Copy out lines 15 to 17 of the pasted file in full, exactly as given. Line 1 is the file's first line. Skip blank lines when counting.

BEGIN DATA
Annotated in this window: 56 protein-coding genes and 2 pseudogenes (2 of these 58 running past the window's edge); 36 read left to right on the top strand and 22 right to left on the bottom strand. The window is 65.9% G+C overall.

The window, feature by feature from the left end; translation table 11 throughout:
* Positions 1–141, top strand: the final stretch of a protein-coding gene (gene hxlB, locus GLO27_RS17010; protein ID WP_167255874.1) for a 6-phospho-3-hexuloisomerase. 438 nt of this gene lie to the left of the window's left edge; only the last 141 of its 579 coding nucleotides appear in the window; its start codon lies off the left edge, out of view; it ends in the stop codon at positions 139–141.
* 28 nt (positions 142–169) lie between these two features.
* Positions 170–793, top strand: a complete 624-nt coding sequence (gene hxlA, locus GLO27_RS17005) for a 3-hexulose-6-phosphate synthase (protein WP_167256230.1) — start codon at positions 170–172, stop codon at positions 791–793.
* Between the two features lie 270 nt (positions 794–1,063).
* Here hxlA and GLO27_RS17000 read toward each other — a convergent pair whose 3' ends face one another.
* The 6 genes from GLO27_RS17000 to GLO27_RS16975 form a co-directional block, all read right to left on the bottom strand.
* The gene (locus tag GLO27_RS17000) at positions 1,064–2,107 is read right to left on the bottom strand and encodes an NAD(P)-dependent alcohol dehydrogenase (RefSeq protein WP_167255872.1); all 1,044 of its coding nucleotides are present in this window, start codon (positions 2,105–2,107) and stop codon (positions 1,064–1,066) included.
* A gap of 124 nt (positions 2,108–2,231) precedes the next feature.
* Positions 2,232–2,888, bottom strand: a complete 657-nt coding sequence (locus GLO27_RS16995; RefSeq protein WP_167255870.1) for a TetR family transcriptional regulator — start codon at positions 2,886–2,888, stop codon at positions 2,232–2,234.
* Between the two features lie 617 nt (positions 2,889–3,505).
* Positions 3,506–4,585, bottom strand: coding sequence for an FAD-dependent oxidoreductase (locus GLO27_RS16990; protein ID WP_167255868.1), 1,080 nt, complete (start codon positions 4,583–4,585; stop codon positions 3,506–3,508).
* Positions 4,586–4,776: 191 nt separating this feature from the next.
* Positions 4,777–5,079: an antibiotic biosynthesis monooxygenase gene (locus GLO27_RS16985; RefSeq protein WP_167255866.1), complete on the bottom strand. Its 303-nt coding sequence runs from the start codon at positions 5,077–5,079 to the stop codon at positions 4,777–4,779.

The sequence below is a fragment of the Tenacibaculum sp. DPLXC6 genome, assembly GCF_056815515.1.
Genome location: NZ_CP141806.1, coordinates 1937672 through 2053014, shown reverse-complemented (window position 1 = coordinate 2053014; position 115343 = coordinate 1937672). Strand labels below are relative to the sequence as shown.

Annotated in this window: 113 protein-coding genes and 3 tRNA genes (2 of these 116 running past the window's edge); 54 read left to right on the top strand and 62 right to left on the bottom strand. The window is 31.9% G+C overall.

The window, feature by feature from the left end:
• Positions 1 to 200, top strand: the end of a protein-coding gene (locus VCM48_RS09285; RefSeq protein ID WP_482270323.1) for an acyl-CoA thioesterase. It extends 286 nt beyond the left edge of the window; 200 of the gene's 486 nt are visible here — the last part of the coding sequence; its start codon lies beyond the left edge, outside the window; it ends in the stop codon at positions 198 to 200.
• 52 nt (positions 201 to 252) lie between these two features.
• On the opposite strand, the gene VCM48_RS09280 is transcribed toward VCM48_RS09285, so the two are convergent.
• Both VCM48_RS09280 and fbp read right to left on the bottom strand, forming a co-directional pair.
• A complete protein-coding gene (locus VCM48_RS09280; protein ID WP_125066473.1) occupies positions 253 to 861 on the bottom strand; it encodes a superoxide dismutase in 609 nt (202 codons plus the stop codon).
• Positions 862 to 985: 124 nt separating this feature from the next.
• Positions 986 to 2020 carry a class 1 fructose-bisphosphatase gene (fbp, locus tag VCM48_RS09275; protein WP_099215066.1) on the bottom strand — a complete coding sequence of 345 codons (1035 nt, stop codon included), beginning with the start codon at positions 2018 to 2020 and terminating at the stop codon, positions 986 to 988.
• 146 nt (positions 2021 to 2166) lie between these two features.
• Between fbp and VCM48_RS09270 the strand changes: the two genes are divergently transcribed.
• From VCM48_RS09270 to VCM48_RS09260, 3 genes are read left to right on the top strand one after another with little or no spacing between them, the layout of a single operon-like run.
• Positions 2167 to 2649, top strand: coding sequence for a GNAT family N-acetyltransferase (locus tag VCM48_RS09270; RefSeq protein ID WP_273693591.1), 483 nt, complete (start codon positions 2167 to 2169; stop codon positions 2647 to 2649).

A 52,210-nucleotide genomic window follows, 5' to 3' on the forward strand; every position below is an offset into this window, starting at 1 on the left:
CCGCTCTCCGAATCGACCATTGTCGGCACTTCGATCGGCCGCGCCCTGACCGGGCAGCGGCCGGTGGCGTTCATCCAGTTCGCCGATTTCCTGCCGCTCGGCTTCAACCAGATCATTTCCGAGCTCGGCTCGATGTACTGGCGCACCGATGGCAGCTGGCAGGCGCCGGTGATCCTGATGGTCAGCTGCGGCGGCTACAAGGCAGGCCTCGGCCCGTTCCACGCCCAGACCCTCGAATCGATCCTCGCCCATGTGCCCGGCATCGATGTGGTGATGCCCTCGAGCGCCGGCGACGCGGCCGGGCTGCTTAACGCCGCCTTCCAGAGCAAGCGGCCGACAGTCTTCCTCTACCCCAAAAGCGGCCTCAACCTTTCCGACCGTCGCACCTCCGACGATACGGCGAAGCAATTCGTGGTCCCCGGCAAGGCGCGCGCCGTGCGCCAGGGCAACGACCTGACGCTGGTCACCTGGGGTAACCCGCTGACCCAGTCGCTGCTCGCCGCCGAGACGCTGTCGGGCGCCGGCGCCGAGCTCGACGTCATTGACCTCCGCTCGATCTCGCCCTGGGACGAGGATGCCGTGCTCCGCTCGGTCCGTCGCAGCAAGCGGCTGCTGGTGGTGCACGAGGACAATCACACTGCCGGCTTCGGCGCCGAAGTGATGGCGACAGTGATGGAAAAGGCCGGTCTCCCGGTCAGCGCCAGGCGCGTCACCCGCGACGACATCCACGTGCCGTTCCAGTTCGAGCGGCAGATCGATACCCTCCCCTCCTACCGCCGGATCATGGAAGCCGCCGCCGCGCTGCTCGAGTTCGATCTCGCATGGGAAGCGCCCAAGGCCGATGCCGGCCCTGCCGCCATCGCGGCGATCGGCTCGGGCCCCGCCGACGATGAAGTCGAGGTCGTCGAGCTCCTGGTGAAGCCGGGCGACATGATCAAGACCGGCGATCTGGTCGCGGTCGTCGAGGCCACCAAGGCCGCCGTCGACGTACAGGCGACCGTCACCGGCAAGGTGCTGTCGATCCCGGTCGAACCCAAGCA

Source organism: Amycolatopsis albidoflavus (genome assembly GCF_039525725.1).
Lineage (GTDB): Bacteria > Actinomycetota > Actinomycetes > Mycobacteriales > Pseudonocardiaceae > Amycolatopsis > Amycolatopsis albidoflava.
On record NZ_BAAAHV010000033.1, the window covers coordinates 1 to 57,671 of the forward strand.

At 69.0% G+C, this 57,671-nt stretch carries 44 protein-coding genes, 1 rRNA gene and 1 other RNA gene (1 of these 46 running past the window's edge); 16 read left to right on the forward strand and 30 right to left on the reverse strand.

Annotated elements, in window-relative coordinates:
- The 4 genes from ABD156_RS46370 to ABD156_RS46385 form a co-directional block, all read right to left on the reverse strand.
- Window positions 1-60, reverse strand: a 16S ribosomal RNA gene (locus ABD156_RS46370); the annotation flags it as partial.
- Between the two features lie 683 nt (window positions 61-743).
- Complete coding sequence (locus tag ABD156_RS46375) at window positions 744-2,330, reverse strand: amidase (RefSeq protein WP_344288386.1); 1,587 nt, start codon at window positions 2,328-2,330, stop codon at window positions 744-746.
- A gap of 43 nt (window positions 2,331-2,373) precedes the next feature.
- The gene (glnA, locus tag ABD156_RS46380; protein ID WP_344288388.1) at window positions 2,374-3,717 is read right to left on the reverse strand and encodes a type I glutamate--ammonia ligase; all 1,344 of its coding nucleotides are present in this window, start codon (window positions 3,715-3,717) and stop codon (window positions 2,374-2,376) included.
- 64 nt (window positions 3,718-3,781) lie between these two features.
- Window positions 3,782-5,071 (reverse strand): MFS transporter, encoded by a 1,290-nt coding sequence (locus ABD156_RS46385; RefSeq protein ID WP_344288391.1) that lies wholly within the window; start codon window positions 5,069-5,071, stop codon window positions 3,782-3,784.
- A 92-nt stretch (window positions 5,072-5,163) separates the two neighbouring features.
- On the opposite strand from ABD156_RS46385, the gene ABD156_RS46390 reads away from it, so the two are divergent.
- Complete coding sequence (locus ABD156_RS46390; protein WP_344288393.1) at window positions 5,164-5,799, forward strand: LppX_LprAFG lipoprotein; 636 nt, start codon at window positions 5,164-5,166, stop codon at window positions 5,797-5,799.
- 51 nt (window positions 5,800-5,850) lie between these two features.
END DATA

* Positions 4,777–5,079: an antibiotic biosynthesis monooxygenase gene (locus GLO27_RS16985; RefSeq protein WP_167255866.1), complete on the bottom strand. Its 303-nt coding sequence runs from the start codon at positions 5,077–5,079 to the stop codon at positions 4,777–4,779.

The sequence below is a fragment of the Tenacibaculum sp. DPLXC6 genome, assembly GCF_056815515.1.
Genome location: NZ_CP141806.1, coordinates 1937672 through 2053014, shown reverse-complemented (window position 1 = coordinate 2053014; position 115343 = coordinate 1937672). Strand labels below are relative to the sequence as shown.